Consumer Confidence Lowest Since 2002
Washington, D.C. Confidence in the economy dropped to a new low as worries about a possible recession, persistent problems in the housing and credit markets and lofty energy prices put people in more gloomy mind-sets.
According to the RBC Cash Index, confidence sank to a mark of 33.1 in early March, down from 48.5 in February. The new reading was the worst since the index began in 2002 and surpassed the previous low reached in February.
The big worry is that consumers will cut back sharply on their spending, throwing the economy into a tailspin.
However, the nation’s retailers that reported sales results on Thursday did get a bit of a reprieve. Shoppers cautiously returned to malls, after retrenching in recent months. Among the big winners: discounters such as Wal-Mart Stores, whose results beat expectations.
Still, as retailers reported mixed February sales results, it was clear that shoppers weren’t splurging but rather focused on necessities, like groceries and low prices. Among the weakest performers were apparel stores such as Gap, Limited Brands and J.C. Penney.
JCPenney reports Feb. comps drop
PLANO, Texas JCPenney today reported that comparable-store sales decreased 6.7% for the four weeks ended March 1, compared with guidance for a low-single digit decrease. In last year’s February period, comparable-store sales increased 1.5%. Total sales in February decreased 4.4%.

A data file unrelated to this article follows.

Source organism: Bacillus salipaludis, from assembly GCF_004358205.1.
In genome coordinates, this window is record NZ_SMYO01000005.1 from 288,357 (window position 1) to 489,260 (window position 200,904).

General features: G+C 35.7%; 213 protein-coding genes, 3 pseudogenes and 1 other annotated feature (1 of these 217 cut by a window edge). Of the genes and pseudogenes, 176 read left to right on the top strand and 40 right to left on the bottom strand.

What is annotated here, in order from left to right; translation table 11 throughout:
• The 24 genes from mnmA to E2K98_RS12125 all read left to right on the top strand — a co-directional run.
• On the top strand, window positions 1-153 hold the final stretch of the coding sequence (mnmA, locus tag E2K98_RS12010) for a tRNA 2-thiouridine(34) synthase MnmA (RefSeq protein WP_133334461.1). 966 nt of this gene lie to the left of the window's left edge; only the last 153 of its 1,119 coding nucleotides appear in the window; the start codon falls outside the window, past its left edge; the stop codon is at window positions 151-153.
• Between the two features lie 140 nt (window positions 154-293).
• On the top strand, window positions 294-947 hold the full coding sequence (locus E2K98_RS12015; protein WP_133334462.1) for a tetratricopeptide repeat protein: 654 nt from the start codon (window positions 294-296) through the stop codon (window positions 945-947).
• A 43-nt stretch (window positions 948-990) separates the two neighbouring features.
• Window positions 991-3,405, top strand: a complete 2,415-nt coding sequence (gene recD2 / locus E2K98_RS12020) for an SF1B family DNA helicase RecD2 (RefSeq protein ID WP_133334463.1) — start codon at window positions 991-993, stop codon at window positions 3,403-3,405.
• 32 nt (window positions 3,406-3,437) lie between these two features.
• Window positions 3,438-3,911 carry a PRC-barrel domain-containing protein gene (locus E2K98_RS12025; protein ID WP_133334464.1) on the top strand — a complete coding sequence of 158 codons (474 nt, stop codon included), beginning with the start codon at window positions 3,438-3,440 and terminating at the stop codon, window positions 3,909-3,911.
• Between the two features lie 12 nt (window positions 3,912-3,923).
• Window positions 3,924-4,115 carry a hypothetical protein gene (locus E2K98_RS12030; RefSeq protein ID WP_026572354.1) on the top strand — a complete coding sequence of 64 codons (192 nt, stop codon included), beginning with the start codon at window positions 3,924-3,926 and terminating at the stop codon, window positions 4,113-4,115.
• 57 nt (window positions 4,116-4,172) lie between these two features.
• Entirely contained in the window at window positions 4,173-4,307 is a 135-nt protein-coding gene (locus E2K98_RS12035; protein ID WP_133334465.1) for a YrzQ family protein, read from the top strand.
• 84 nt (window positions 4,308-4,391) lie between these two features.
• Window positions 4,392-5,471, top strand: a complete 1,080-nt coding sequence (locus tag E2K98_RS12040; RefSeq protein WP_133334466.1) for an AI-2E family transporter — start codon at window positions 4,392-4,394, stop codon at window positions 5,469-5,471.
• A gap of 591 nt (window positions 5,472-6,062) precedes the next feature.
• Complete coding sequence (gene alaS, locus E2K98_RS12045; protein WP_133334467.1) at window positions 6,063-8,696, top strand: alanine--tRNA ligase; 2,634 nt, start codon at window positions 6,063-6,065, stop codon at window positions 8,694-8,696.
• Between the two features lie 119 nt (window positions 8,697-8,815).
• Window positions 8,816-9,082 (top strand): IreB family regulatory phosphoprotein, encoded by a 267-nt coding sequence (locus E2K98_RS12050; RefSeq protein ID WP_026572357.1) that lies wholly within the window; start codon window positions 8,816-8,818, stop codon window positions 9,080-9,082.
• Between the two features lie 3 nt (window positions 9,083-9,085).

JCPenney said that women’s and children’s apparel and family footwear were the best performing merchandise divisions for the February period. The company also commented that its new American Living concept has “enjoyed a good initial customer response.” Home categories and the Southeast region continue to experience the softest results, the company reported.
JCPenney said it expects a low-single digit increase in March comparable-store sales. This is compared to an 11% increase in last year’s period. Total sales for the March period are expected to be about flat.
Target meets Feb. comps goals
MINNEAPOLIS Target today reported that its net retail sales for the four weeks ended March 1 increased 5.9% to $4.4 billion from $4.1 billion for the four weeks ended March 3, 2007. On this same basis, February comparable-store sales increased 0.5%.
“Our comparable store sales performance in February was in line with our planned range,” said Bob Ulrich, chairman and chief executive officer of Target.
Target had called for February comps to be down 1% to up 1%.